Handpicked locations at the top of the global Digital Out-of-Home market
Aberdeen and the Northeast of Scotland contribute substantially to both the Scottish and wider UK economy, with Gross Value Added (GVA) of £18 billion. The region has consistently exceeded its own economic growth target of 2.5% per annum. Traditionally the centre of the UK’s oil industry, the city is transforming with the growth of a new, non-oil related, industries.
Glasgow is a ‘shopaholic’s paradise’. The city is the UK’s largest and most successful shopping destination outside of London’s West End, with more than 90 million shoppers travelling to Glasgow each year.
With over 620,000 residents, Glasgow’s growth is projected to continue. Sitting in the centre of Scotland’s only metropolitan region of 1.8 million citizens, Glasgow has access to 43% of Scotland’s entire population.
Edinburgh has one of the UK’s most productive and highly qualified workforces, which, when coupled with the city’s exceptional quality of life and globally renowned cultural offer, make Scotland’s capital appealing to employers and employees alike.
Regarded as the capital of the North East, Newcastle is a city steeped in the industrial history of the British Isles. Newcastle has more recently re-invented itself as a city focused on emerging industries, with strong capabilities in energy, advanced manufacturing and health innovation. Newcastle also boasts to be the retail capital of the North East.
Central to the governments Northern Powerhouse initiative with over 119,000 companies, generating 5% of England’s total economic output of £66.5 billion, the Leeds City Region is an emerging global economic powerhouse. The Leeds City Region economy alone is bigger than nine European countries.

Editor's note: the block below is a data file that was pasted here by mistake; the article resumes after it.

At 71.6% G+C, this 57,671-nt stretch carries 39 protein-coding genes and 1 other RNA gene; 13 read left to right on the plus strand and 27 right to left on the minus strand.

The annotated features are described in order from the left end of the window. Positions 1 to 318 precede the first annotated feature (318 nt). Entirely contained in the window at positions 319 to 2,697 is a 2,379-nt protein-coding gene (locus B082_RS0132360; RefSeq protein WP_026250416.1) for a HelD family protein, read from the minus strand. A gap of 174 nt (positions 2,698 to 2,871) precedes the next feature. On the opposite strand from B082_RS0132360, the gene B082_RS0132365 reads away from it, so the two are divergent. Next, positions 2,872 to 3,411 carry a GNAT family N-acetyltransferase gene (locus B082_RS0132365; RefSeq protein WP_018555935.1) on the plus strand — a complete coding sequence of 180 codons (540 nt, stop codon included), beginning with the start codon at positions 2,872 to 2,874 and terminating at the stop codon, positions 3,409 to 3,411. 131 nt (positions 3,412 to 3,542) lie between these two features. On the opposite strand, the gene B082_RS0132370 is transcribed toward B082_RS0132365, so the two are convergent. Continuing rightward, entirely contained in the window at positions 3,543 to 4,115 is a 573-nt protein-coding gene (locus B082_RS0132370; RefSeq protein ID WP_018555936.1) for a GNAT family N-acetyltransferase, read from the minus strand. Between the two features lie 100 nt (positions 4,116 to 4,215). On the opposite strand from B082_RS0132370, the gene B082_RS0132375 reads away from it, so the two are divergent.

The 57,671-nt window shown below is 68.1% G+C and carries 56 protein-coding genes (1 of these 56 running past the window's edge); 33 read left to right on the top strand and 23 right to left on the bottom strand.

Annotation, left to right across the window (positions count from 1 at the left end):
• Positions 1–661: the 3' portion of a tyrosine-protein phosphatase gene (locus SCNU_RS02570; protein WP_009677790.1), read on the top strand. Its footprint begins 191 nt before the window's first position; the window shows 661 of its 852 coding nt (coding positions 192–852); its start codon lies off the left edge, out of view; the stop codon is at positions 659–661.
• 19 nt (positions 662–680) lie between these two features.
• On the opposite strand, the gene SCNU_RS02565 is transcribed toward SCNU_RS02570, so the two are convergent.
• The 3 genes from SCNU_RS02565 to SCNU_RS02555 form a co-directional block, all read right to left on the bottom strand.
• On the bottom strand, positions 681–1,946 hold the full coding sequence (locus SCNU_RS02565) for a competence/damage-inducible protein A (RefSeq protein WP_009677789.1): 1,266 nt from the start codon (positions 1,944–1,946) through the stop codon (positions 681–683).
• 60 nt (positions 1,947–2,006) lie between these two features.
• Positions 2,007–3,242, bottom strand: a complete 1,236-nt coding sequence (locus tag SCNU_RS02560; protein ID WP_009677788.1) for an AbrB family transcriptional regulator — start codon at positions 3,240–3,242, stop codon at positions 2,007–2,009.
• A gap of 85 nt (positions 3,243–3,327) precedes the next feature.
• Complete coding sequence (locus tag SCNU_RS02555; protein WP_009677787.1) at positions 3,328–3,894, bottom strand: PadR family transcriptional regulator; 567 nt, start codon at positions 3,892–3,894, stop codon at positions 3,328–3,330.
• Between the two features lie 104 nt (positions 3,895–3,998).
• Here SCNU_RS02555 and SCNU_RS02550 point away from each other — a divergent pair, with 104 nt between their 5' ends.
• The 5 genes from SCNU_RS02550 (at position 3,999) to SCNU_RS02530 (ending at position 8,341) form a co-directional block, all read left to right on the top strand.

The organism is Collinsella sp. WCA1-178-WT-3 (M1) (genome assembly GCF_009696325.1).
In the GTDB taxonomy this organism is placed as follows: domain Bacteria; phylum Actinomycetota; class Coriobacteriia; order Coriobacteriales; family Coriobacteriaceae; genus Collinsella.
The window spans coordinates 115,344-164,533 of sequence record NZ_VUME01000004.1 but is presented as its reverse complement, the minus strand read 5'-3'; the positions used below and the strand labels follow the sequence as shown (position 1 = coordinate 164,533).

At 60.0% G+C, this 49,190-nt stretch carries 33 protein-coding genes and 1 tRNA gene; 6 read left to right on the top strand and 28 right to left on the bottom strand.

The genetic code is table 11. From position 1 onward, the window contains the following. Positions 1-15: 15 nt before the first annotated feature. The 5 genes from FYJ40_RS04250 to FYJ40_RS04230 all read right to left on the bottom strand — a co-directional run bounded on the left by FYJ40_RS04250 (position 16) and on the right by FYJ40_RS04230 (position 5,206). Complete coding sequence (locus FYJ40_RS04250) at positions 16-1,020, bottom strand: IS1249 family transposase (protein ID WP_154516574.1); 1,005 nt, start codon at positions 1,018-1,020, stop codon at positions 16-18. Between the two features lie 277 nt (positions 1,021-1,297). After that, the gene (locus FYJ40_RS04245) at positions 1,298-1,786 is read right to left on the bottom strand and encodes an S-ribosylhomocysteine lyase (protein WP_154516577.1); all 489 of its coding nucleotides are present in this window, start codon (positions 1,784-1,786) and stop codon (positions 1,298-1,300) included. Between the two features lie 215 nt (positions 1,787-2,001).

Liverpool is at the centre of the UK’s second largest regional economy with access to six million customers. An economy is worth more than £149 billion with 266,000 businesses.
Recognised as the UK’s fastest growing and most economically productive city, Manchester is also the UK’s second largest creative, digital and tech hub. Manchester was named among the world’s 50 most liveable cities ahead of London, New York and Rome.
With the strongest economy outside London worth £24.8 billion, Birmingham has experienced a growth rate of 19.2% in the last five years. Birmingham is one of the largest city economies in the country. Source: Office for National Statistics (ONS) GVA data.
Nottingham is embarking on an intense period of economic regeneration. The top city for small business growth, the fastest growing fintech and life science sectors and the biggest business centre in the East Midlands are all factors contributing to Nottingham’s accelerated growth.
Over 50 national and regional companies have chosen Nottingham as their headquarters including global giants like Boots, E.ON, Speedo, Experian, Capital One and Paul Smith.
Bristol is the most dynamic and progressive city in the heart of the South West economy. Famed as one of the UK’s most influential, creative and digital hubs outside of London, Bristol has a reputation for being a forward-thinking city. Aerospace and Advanced Engineering and Robotics are the bedrock of the tech innovation there.
One of the most sought-after media cities in the world, London demands high proportions of all media budgets. Ocean Outdoor manages the crown jewels of London’s premium out of home sites, including the iconic and world-famous Piccadilly Lights, The Screen @ Leicester Square, the BFI IMAX and both Westfield London & Westfield Stratford, which when combined are the third largest retail centres in Europe, after London’s West End and Paris.